# [Tutor] function remember calls?

Peter Otten __peter__ at web.de
Tue Aug 9 10:16:03 CEST 2011

```Robert Johansson wrote:

> This is my attempt to generate all pairs of relatively prime pairs of
> nonnegative integers (n, m) such that n + m <= N, using the Stern-Brocot
> tree.
>
> def rp_bounded_sum(n, i = 0, p = (0, 1), q = (1, 1), S = set([(0, 1), (1,
> 1)])):
>     # Returns a set S with all relatively prime pairs (a, b)
>     # such that 0 <= a <= b and a + b <= n.
>     r = p[0] + q[0], p[1] + q[1]
>     if r[0] + r[1] <= n:
>         rp_bounded_sum(n, 1, p, r, S)
>         rp_bounded_sum(n, 1, r, q, S)
>     if not i:
>         return S

Default values for function arguments are shared across function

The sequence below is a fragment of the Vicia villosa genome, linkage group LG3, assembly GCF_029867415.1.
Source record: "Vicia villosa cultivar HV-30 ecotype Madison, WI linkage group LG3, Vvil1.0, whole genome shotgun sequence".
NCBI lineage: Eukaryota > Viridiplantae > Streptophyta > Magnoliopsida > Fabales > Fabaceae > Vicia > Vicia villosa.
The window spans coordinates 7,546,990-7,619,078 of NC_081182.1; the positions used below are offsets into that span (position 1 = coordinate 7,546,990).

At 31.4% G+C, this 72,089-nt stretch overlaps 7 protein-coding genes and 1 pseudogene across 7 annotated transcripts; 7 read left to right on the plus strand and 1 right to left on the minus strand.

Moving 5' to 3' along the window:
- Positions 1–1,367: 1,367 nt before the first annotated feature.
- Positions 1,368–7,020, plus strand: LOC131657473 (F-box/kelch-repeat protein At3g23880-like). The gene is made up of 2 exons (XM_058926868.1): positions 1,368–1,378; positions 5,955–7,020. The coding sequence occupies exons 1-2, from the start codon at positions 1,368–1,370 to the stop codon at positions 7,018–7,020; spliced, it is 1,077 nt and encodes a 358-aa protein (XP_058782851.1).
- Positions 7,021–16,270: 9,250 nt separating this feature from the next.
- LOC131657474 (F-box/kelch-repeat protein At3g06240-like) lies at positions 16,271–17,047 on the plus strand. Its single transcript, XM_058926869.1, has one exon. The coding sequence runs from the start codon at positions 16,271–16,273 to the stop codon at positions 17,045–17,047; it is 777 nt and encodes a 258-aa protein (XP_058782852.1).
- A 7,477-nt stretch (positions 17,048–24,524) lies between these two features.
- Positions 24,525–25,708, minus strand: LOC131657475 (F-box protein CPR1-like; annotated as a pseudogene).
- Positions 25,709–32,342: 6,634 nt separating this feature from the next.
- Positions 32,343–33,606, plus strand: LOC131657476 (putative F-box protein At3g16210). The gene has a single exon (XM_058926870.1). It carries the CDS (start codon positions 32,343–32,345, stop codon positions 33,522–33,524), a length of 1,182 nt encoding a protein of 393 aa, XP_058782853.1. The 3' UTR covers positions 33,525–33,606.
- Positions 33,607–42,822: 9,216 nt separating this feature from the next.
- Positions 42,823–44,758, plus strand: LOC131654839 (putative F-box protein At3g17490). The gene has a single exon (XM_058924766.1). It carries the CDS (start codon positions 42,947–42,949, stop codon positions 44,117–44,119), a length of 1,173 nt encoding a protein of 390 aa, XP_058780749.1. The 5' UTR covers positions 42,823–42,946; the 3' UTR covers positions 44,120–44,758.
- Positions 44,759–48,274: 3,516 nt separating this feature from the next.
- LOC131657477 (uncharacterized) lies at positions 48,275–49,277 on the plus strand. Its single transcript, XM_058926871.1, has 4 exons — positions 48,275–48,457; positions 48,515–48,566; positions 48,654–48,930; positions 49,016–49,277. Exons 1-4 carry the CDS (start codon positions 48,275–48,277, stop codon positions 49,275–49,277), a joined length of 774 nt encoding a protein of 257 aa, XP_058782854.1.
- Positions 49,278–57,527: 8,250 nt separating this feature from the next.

invocations. If you have mutable defaults, e. g. a list or set, and modify
that default value during the function call the modifications will be
visible the next time you invoke the function. A simple example:

>>> def f(x, items=[]):
...     items.append(x)
...     return items
...
>>> f(1)
[1]
>>> f(2)
[1, 2]
>>> f(3)
[1, 2, 3]
>>> f(1, [42])
[42, 1]
>>> f(4)
[1, 2, 3, 4]

The standard idiom to avoid this issue is to use a special default value to
signal that the argument was not provided. In most cases that special value
is None:

>>> def f(x, items=None):
...     if items is None:
...             items = [] # if no list was provided make a new one
...     items.append(x)
...     return items
...
>>> f(1)
[1]
>>> f(2)
[2]
>>> f(3)
[3]
>>> f(1, [42])
[42, 1]
>>> f(4)
[4]

```